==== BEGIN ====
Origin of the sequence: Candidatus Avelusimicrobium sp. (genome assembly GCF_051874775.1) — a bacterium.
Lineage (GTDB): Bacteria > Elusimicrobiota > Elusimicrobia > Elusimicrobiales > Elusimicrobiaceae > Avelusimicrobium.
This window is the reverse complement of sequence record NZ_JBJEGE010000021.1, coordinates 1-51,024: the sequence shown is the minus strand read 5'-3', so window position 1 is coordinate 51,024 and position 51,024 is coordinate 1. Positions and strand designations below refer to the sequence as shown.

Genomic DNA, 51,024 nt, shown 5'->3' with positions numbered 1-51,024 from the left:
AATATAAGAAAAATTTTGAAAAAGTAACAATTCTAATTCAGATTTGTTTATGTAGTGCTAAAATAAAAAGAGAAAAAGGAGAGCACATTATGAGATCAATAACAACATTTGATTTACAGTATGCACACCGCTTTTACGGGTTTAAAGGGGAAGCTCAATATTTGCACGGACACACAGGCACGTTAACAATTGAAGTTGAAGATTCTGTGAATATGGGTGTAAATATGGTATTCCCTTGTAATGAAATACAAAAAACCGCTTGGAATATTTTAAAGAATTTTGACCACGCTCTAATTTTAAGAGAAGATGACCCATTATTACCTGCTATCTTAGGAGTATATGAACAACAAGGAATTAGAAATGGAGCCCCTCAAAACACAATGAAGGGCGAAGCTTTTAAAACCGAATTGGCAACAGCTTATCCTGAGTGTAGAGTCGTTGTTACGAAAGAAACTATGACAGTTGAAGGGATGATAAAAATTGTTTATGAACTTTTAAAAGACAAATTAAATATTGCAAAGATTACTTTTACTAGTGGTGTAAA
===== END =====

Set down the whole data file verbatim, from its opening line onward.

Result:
Origin of the sequence: Candidatus Avelusimicrobium sp. (genome assembly GCF_051874775.1) — a bacterium.
Lineage (GTDB): Bacteria > Elusimicrobiota > Elusimicrobia > Elusimicrobiales > Elusimicrobiaceae > Avelusimicrobium.
This window is the reverse complement of sequence record NZ_JBJEGE010000021.1, coordinates 1-51,024: the sequence shown is the minus strand read 5'-3', so window position 1 is coordinate 51,024 and position 51,024 is coordinate 1. Positions and strand designations below refer to the sequence as shown.

Genomic DNA, 51,024 nt, shown 5'->3' with positions numbered 1-51,024 from the left:
AATATAAGAAAAATTTTGAAAAAGTAACAATTCTAATTCAGATTTGTTTATGTAGTGCTAAAATAAAAAGAGAAAAAGGAGAGCACATTATGAGATCAATAACAACATTTGATTTACAGTATGCACACCGCTTTTACGGGTTTAAAGGGGAAGCTCAATATTTGCACGGACACACAGGCACGTTAACAATTGAAGTTGAAGATTCTGTGAATATGGGTGTAAATATGGTATTCCCTTGTAATGAAATACAAAAAACCGCTTGGAATATTTTAAAGAATTTTGACCACGCTCTAATTTTAAGAGAAGATGACCCATTATTACCTGCTATCTTAGGAGTATATGAACAACAAGGAATTAGAAATGGAGCCCCTCAAAACACAATGAAGGGCGAAGCTTTTAAAACCGAATTGGCAACAGCTTATCCTGAGTGTAGAGTCGTTGTTACGAAAGAAACTATGACAGTTGAAGGGATGATAAAAATTGTTTATGAACTTTTAAAAGACAAATTAAATATTGCAAAGATTACTTTTACTAGTGGTGTAAA